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This article in AJ

  1. Vol. 88 No. 6, p. 951-955
     
    Received: Aug 26, 1995
    Published: Nov, 1996


    * Corresponding author(s): youngw@css.orst.edu
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doi:10.2134/agronj1996.00021962003600060018x

Seed Yield Response of Perennial Ryegrass to Low Rates of Paclobutrazol

  1. William C. Young ,
  2. David O. Chilcote and
  3. Harold W. Youngberg
  1. Dep. of Crop and Soil Science, Oregon State Univ., Corvallis, OR 97331-3002

Abstract

Abstract

Lodging of perennial ryegrass (Lolium perenne L.) seed crop is a widespread problem. Crop lodging reduces seed yield and interferes with seed harvest. This study was conducted to determine if low rates of paclobutrazol [(2RS,3RS)-1-(4-chlorophenyl)-4,4-dimethyl-2-(1H-1,2,4-triazol-1-yl)-pentan-3-ol] influences seed yield and yield components of perennial ryegrass cv. Pennfine. Paclobutrazol was applied at either spikelet initiation or floret initiation at 0, 0.50, or 0.75 kg a.i. ha−1. Paclobutrazol delayed the onset and reduced the severity of lodging. Averaged over the application timings, the 0.5 and 0.75 kg ha−1 rates increased seed yield by 87 and 114% in 1983, respectively, and by 56 and 75% in 1984. No difference was observed between application timings in 1983, but in 1984 paclobutrazol had a greater effect in reducing lodging and increasing seed yield when applied at spikelet initiation rather than at floret initiation. Increases in seed yield were associated primarily with improvements in the number of seed set per spike, although paclobutrazol applied at spikelet initiation in 1983 also increased the number of spikes at maturity. Paclobutrazol did not affect straw weight, but increased harvest index in both years. Paclobutrazol, however, slightly reduced seed weight. We concluded that under western Oregon conditions, paclobutrazol rate as low as 0.5 kg a.i ha−1 applied at spikelet initiation can significantly reduce lodging and increase perennial ryegrass seed yield, although rates greater than 0.75 kg a.i. ha−1 may be required to achieve maximum yield.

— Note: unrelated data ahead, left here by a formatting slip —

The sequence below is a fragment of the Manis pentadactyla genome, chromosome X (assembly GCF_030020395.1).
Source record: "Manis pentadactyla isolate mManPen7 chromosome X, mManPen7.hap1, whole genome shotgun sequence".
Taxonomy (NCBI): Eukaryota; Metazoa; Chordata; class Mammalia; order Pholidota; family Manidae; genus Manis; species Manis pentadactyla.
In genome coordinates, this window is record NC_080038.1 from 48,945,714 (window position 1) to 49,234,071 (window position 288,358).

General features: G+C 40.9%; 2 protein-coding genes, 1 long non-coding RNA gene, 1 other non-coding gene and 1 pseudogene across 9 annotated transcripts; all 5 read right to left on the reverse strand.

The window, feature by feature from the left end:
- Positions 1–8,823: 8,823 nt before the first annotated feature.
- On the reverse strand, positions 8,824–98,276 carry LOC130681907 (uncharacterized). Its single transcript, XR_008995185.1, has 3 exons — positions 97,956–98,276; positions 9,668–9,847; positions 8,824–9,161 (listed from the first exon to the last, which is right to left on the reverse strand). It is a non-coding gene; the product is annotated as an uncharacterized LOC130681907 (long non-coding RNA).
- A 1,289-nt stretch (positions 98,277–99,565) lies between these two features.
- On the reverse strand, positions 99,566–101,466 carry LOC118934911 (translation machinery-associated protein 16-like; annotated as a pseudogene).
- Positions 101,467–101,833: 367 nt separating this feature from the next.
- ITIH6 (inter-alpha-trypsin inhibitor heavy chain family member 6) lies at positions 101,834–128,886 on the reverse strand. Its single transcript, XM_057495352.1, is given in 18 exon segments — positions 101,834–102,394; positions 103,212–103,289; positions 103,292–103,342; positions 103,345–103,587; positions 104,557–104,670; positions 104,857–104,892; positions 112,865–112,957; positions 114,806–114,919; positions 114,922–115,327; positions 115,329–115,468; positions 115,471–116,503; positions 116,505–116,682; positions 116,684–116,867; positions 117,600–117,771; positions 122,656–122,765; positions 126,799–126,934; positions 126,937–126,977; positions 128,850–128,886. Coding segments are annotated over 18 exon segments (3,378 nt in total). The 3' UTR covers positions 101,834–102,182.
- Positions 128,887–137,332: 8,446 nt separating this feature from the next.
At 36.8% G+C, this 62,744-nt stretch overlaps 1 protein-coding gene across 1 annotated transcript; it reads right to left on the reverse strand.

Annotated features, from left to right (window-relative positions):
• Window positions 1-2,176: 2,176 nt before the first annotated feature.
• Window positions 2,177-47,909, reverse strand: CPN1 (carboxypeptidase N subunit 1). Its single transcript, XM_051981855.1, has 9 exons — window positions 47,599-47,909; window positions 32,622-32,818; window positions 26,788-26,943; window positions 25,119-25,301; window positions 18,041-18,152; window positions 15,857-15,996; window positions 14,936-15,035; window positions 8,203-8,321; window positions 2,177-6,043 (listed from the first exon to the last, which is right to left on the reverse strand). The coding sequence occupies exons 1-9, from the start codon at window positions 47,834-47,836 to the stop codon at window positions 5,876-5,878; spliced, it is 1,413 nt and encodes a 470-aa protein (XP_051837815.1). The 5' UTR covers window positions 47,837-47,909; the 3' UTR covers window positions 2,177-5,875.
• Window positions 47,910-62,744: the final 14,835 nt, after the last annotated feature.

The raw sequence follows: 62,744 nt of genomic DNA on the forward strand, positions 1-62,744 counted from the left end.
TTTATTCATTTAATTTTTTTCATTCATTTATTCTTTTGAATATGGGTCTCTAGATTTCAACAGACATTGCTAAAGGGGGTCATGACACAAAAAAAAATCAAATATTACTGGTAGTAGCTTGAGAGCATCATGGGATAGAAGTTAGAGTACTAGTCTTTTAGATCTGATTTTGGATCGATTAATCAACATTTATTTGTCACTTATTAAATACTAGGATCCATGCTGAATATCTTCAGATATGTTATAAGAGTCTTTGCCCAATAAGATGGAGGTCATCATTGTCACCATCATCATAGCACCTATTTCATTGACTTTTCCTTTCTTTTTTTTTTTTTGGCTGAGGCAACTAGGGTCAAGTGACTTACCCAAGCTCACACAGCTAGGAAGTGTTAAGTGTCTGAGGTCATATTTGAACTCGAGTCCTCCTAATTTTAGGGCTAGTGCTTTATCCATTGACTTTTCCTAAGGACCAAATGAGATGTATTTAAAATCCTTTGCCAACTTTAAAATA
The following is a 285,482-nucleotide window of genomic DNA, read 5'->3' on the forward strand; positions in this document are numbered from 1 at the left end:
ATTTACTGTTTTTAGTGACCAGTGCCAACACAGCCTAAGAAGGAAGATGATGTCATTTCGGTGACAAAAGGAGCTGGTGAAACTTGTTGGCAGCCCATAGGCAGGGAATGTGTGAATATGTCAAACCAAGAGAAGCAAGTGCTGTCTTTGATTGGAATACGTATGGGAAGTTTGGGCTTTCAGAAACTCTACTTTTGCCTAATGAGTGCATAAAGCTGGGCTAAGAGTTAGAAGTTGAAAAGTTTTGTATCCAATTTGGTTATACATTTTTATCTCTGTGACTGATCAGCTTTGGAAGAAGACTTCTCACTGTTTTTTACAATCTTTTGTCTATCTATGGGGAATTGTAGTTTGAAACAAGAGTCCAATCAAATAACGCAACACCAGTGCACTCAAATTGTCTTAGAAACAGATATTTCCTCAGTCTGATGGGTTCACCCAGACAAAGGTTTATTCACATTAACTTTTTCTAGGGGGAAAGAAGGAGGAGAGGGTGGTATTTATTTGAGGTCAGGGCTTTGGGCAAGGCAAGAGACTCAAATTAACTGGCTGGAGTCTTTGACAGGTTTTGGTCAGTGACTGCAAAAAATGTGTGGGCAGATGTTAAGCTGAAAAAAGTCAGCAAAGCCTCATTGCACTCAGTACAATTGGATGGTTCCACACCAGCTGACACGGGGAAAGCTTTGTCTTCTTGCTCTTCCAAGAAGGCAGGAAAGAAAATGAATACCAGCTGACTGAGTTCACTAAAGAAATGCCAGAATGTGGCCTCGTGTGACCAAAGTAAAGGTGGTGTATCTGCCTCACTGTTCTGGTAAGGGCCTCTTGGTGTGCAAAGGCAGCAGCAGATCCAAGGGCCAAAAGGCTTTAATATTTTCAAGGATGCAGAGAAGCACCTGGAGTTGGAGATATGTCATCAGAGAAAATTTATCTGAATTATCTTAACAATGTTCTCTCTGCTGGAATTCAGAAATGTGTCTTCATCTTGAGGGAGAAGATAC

Contribution from the Oregon Agric. Exp. Stn., Tech. Paper no. 10811.

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